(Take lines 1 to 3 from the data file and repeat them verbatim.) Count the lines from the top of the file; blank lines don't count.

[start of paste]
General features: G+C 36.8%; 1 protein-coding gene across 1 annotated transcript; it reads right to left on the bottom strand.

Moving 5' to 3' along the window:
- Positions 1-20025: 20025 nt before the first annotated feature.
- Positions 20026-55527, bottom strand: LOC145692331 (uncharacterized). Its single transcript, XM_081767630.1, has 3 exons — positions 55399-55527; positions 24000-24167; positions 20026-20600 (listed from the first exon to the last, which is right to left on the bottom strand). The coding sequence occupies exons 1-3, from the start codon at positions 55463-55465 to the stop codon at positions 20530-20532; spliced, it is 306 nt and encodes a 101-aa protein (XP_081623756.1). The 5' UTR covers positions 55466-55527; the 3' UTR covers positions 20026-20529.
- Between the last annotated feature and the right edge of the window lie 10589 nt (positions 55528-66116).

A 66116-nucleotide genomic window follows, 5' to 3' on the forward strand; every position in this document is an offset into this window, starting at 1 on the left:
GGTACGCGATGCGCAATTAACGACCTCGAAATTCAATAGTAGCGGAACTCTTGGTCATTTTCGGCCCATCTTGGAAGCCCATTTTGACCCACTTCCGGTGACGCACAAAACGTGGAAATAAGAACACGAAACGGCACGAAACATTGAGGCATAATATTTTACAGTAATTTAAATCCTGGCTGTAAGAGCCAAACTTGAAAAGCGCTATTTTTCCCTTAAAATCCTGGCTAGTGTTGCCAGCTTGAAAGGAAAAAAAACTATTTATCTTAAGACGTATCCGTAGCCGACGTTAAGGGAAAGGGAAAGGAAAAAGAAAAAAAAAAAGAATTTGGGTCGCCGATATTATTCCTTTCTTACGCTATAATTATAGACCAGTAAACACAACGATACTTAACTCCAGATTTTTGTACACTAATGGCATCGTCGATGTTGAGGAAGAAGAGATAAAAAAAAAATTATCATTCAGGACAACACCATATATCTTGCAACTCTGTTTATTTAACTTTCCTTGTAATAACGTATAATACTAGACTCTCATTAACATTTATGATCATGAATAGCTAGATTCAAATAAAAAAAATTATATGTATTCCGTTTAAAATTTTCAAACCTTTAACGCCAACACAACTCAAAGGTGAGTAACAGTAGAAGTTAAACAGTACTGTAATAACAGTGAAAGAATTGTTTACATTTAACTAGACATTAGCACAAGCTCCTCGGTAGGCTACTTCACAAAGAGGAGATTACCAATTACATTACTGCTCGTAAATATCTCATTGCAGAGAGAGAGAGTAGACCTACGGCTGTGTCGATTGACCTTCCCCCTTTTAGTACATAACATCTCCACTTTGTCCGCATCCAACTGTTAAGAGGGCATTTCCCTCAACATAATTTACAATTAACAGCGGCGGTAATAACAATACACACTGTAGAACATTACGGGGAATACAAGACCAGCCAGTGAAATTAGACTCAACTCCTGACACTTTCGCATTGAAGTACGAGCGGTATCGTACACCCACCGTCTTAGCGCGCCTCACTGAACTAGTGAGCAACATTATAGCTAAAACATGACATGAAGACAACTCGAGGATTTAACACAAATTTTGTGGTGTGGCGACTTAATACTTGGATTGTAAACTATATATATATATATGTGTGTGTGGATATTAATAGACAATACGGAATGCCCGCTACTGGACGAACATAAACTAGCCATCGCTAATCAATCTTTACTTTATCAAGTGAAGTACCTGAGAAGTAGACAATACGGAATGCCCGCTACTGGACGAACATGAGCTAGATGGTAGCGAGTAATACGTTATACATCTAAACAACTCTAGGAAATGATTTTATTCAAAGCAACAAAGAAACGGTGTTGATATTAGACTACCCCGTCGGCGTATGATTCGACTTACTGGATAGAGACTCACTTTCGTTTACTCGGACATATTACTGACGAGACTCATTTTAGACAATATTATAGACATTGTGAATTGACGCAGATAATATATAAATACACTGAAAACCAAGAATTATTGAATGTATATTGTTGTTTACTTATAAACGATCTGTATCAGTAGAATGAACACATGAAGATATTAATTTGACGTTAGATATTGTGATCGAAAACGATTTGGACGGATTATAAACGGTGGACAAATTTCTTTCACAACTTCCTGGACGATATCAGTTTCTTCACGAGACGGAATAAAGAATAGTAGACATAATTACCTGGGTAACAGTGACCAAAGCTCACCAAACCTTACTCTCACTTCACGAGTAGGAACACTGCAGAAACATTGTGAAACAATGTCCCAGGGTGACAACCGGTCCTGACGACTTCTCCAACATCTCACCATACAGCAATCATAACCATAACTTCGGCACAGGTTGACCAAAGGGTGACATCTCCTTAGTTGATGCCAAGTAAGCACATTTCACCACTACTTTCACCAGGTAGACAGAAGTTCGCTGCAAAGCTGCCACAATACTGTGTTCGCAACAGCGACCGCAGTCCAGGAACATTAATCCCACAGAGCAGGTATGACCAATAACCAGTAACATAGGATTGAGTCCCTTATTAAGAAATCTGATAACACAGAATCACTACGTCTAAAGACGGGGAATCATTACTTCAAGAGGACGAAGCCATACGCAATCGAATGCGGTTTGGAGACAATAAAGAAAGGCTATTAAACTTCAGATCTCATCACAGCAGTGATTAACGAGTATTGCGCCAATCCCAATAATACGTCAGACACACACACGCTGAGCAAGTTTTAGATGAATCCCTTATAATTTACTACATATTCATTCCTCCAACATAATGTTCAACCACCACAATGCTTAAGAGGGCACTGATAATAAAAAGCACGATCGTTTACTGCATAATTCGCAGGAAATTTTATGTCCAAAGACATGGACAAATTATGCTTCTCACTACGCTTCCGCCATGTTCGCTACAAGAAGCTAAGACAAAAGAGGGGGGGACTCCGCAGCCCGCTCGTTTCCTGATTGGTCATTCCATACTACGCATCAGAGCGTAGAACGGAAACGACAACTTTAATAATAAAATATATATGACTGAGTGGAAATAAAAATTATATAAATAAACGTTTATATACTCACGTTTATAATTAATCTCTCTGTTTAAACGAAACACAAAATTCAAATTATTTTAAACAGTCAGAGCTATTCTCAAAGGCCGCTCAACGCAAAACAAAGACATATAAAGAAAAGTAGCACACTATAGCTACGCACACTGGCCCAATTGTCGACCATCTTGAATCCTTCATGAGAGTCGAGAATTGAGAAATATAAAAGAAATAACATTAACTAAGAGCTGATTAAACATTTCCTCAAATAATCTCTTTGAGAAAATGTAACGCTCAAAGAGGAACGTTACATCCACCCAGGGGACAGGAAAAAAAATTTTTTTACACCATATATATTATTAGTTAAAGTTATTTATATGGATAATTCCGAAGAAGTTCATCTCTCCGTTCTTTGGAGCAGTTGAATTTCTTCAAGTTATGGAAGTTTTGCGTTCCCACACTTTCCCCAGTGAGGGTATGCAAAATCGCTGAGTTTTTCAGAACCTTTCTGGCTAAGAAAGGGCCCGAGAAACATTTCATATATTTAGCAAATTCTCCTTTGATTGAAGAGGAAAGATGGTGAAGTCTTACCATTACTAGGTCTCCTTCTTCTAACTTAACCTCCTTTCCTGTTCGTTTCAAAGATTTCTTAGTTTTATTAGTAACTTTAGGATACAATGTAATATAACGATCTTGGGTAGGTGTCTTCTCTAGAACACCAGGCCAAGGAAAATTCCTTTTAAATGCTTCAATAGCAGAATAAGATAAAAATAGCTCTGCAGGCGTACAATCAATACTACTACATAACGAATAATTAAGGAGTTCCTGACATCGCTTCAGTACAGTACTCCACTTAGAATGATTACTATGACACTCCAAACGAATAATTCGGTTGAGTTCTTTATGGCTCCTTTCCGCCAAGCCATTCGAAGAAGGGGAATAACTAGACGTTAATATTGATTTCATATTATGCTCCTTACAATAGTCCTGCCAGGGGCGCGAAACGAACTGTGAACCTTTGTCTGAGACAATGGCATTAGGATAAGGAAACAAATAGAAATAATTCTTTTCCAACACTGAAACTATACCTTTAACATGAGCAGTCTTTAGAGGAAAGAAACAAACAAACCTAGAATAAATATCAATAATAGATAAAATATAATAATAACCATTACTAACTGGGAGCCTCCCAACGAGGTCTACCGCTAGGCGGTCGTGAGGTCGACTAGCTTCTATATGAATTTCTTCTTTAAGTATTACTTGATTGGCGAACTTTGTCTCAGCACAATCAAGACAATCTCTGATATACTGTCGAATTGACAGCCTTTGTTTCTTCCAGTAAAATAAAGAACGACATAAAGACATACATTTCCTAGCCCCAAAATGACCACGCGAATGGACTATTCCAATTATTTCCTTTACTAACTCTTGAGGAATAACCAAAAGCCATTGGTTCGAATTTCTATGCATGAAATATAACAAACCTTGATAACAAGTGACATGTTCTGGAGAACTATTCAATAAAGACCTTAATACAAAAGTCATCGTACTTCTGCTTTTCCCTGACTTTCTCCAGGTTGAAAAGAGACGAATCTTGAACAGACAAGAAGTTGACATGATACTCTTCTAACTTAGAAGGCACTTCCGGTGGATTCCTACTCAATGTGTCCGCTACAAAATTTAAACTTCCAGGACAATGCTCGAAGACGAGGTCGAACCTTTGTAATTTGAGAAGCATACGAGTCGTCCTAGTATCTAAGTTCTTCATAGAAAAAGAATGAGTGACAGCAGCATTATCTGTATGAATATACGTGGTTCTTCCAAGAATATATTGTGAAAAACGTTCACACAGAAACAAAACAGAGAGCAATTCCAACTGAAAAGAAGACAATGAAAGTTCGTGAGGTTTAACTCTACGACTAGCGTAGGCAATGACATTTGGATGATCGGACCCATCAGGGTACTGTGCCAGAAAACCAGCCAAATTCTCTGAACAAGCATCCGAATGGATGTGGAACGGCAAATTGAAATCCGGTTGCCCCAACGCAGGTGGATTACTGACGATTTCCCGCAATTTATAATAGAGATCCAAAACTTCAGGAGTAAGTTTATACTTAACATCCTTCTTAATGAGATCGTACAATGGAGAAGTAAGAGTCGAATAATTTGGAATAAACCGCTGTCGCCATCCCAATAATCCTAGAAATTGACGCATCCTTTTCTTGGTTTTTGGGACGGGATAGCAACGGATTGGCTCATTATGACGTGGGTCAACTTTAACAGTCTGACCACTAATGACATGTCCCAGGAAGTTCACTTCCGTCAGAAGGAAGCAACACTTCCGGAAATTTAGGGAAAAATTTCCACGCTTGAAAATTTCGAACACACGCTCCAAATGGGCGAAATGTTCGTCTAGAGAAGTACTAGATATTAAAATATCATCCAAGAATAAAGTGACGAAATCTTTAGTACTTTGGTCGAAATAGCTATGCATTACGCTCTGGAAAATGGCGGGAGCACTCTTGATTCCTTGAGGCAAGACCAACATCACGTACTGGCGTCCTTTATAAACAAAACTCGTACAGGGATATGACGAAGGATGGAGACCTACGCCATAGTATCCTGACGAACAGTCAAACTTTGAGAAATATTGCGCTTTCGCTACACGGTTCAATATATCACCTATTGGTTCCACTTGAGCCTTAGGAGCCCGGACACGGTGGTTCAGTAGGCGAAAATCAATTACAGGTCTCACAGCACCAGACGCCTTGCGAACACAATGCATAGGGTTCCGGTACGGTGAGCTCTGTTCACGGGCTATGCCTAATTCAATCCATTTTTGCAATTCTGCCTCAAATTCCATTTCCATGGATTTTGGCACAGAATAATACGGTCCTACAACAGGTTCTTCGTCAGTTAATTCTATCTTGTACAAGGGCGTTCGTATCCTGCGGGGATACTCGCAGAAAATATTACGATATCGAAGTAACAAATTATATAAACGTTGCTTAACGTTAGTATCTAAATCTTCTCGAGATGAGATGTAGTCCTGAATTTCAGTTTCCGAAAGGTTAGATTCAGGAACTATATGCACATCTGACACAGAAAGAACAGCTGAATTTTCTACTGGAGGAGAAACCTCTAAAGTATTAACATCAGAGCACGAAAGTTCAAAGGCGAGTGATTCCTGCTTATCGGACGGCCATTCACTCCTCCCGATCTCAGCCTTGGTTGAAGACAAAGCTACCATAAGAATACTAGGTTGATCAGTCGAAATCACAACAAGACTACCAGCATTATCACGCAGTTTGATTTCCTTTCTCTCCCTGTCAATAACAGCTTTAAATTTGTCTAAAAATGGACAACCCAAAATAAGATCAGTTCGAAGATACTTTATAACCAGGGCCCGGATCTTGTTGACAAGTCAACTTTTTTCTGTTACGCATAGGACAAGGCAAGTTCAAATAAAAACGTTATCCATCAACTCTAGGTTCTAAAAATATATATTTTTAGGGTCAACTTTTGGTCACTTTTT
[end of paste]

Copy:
General features: G+C 36.8%; 1 protein-coding gene across 1 annotated transcript; it reads right to left on the bottom strand.

Moving 5' to 3' along the window:
- Positions 1-20025: 20025 nt before the first annotated feature.